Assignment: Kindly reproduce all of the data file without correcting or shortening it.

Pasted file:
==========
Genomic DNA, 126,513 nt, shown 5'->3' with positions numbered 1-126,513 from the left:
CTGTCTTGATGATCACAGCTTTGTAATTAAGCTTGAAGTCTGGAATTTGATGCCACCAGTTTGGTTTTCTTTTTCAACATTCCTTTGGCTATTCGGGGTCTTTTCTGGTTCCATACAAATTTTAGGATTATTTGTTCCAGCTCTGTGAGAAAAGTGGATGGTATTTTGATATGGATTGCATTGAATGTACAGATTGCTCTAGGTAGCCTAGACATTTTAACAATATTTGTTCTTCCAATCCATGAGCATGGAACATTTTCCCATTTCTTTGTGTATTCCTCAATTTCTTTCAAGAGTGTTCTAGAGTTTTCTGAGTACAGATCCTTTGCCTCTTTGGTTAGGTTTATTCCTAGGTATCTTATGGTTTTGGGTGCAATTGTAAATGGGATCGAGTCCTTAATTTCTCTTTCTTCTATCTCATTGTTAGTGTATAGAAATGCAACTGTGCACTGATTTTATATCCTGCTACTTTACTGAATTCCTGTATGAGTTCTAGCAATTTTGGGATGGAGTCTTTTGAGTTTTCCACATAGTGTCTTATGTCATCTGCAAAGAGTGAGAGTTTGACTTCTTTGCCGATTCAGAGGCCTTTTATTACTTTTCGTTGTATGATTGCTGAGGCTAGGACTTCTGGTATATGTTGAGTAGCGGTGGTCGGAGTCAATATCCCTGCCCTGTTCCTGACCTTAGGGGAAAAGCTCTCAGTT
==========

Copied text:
Genomic DNA, 126,513 nt, shown 5'->3' with positions numbered 1-126,513 from the left:
CTGTCTTGATGATCACAGCTTTGTAATTAAGCTTGAAGTCTGGAATTTGATGCCACCAGTTTGGTTTTCTTTTTCAACATTCCTTTGGCTATTCGGGGTCTTTTCTGGTTCCATACAAATTTTAGGATTATTTGTTCCAGCTCTGTGAGAAAAGTGGATGGTATTTTGATATGGATTGCATTGAATGTACAGATTGCTCTAGGTAGCCTAGACATTTTAACAATATTTGTTCTTCCAATCCATGAGCATGGAACATTTTCCCATTTCTTTGTGTATTCCTCAATTTCTTTCAAGAGTGTTCTAGAGTTTTCTGAGTACAGATCCTTTGCCTCTTTGGTTAGGTTTATTCCTAGGTATCTTATGGTTTTGGGTGCAATTGTAAATGGGATCGAGTCCTTAATTTCTCTTTCTTCTATCTCATTGTTAGTGTATAGAAATGCAACTGTGCACTGATTTTATATCCTGCTACTTTACTGAATTCCTGTATGAGTTCTAGCAATTTTGGGATGGAGTCTTTTGAGTTTTCCACATAGTGTCTTATGTCATCTGCAAAGAGTGAGAGTTTGACTTCTTTGCCGATTCAGAGGCCTTTTATTACTTTTCGTTGTATGATTGCTGAGGCTAGGACTTCTGGTATATGTTGAGTAGCGGTGGTCGGAGTCAATATCCCTGCCCTGTTCCTGACCTTAGGGGAAAAGCTCTCAGTT